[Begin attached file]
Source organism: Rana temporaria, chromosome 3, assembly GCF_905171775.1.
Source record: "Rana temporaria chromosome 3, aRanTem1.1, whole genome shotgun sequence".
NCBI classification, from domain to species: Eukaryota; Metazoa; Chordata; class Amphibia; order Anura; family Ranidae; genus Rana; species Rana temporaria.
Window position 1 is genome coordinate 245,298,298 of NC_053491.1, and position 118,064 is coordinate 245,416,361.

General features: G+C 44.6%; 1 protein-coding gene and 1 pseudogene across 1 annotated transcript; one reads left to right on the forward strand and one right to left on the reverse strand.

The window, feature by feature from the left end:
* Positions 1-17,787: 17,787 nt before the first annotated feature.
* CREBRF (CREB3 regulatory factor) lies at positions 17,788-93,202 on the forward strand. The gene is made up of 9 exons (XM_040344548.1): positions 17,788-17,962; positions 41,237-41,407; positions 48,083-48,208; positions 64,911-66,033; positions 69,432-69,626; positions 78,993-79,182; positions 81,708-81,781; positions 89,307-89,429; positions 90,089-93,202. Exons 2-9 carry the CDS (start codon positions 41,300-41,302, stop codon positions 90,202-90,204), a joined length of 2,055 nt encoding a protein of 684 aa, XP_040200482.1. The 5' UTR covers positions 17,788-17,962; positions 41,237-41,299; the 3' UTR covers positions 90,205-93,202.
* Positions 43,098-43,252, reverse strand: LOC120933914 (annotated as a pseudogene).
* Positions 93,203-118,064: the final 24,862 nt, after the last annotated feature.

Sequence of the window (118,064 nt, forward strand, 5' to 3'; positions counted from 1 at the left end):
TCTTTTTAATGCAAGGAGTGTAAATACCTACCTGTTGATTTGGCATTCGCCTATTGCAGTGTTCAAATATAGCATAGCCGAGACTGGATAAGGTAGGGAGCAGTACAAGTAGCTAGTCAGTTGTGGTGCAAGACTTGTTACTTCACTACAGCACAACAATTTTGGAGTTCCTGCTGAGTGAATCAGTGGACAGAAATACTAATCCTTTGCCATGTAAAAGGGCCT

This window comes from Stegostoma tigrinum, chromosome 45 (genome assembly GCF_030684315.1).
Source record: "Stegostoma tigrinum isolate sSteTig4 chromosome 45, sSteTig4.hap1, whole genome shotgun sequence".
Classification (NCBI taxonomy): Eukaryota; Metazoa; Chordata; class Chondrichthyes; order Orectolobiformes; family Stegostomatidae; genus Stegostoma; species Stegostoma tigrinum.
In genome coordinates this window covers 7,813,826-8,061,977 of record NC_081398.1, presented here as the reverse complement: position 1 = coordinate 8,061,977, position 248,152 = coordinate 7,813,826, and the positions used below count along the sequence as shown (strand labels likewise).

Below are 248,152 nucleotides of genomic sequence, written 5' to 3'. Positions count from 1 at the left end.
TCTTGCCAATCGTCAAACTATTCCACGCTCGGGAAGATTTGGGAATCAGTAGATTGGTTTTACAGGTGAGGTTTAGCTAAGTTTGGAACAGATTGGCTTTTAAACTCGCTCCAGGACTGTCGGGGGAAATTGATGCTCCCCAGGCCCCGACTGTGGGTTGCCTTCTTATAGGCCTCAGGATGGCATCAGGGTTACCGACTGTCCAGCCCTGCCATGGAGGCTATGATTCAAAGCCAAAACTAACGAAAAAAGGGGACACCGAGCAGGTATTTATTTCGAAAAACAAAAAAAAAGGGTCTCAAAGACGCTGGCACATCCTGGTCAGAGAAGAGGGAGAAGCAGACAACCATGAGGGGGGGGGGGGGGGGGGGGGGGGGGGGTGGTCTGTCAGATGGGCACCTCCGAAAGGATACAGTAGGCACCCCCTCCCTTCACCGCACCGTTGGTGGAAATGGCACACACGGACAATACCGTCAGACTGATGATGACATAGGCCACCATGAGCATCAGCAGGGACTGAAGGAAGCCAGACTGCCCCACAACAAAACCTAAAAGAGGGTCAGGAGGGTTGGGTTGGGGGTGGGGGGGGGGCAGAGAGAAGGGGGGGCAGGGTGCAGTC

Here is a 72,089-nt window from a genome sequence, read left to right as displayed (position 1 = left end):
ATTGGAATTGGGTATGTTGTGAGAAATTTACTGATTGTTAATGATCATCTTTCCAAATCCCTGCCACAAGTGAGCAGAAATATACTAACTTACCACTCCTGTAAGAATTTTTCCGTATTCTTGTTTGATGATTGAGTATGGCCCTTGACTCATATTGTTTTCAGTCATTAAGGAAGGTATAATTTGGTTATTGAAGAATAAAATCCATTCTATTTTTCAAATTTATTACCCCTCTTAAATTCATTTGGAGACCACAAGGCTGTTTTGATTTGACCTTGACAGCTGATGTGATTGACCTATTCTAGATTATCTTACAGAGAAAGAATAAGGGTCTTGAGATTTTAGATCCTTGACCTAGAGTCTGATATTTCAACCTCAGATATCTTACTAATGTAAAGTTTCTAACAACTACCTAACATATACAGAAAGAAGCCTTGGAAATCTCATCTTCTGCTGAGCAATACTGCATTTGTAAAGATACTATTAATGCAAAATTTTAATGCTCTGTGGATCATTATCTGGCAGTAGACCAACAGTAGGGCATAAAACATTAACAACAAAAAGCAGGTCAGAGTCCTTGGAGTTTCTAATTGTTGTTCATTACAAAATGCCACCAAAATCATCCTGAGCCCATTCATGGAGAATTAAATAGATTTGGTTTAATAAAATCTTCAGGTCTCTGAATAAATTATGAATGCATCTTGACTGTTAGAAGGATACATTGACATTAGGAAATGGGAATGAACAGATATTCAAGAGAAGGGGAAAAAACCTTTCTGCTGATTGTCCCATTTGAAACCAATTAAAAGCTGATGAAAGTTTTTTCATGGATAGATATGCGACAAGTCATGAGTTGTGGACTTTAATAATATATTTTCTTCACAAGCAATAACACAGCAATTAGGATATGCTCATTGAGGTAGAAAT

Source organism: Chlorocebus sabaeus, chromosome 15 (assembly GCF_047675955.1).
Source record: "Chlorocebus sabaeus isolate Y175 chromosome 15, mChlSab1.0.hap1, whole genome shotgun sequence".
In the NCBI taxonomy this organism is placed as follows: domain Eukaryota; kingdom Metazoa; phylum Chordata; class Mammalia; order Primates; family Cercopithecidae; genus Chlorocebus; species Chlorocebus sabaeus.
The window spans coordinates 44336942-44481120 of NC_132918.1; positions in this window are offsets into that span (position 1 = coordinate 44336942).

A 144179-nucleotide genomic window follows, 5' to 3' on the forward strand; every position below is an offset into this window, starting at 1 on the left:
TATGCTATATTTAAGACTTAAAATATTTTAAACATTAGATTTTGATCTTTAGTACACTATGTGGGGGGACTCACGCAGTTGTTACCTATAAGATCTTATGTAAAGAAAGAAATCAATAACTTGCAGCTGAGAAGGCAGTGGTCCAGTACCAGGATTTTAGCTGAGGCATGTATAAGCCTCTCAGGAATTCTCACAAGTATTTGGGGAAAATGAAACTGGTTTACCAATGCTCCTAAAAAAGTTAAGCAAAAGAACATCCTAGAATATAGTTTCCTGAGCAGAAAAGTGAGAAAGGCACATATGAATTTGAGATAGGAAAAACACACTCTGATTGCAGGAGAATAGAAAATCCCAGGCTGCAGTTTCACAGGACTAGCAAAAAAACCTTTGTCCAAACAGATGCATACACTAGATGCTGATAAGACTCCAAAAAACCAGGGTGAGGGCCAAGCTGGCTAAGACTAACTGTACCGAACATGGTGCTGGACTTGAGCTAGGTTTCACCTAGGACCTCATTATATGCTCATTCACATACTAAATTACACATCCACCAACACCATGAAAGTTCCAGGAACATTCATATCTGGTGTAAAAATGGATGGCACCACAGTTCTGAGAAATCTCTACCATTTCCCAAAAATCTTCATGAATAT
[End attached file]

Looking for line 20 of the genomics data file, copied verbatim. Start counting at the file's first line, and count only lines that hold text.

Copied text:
ATTGGAATTGGGTATGTTGTGAGAAATTTACTGATTGTTAATGATCATCTTTCCAAATCCCTGCCACAAGTGAGCAGAAATATACTAACTTACCACTCCTGTAAGAATTTTTCCGTATTCTTGTTTGATGATTGAGTATGGCCCTTGACTCATATTGTTTTCAGTCATTAAGGAAGGTATAATTTGGTTATTGAAGAATAAAATCCATTCTATTTTTCAAATTTATTACCCCTCTTAAATTCATTTGGAGACCACAAGGCTGTTTTGATTTGACCTTGACAGCTGATGTGATTGACCTATTCTAGATTATCTTACAGAGAAAGAATAAGGGTCTTGAGATTTTAGATCCTTGACCTAGAGTCTGATATTTCAACCTCAGATATCTTACTAATGTAAAGTTTCTAACAACTACCTAACATATACAGAAAGAAGCCTTGGAAATCTCATCTTCTGCTGAGCAATACTGCATTTGTAAAGATACTATTAATGCAAAATTTTAATGCTCTGTGGATCATTATCTGGCAGTAGACCAACAGTAGGGCATAAAACATTAACAACAAAAAGCAGGTCAGAGTCCTTGGAGTTTCTAATTGTTGTTCATTACAAAATGCCACCAAAATCATCCTGAGCCCATTCATGGAGAATTAAATAGATTTGGTTTAATAAAATCTTCAGGTCTCTGAATAAATTATGAATGCATCTTGACTGTTAGAAGGATACATTGACATTAGGAAATGGGAATGAACAGATATTCAAGAGAAGGGGAAAAAACCTTTCTGCTGATTGTCCCATTTGAAACCAATTAAAAGCTGATGAAAGTTTTTTCATGGATAGATATGCGACAAGTCATGAGTTGTGGACTTTAATAATATATTTTCTTCACAAGCAATAACACAGCAATTAGGATATGCTCATTGAGGTAGAAAT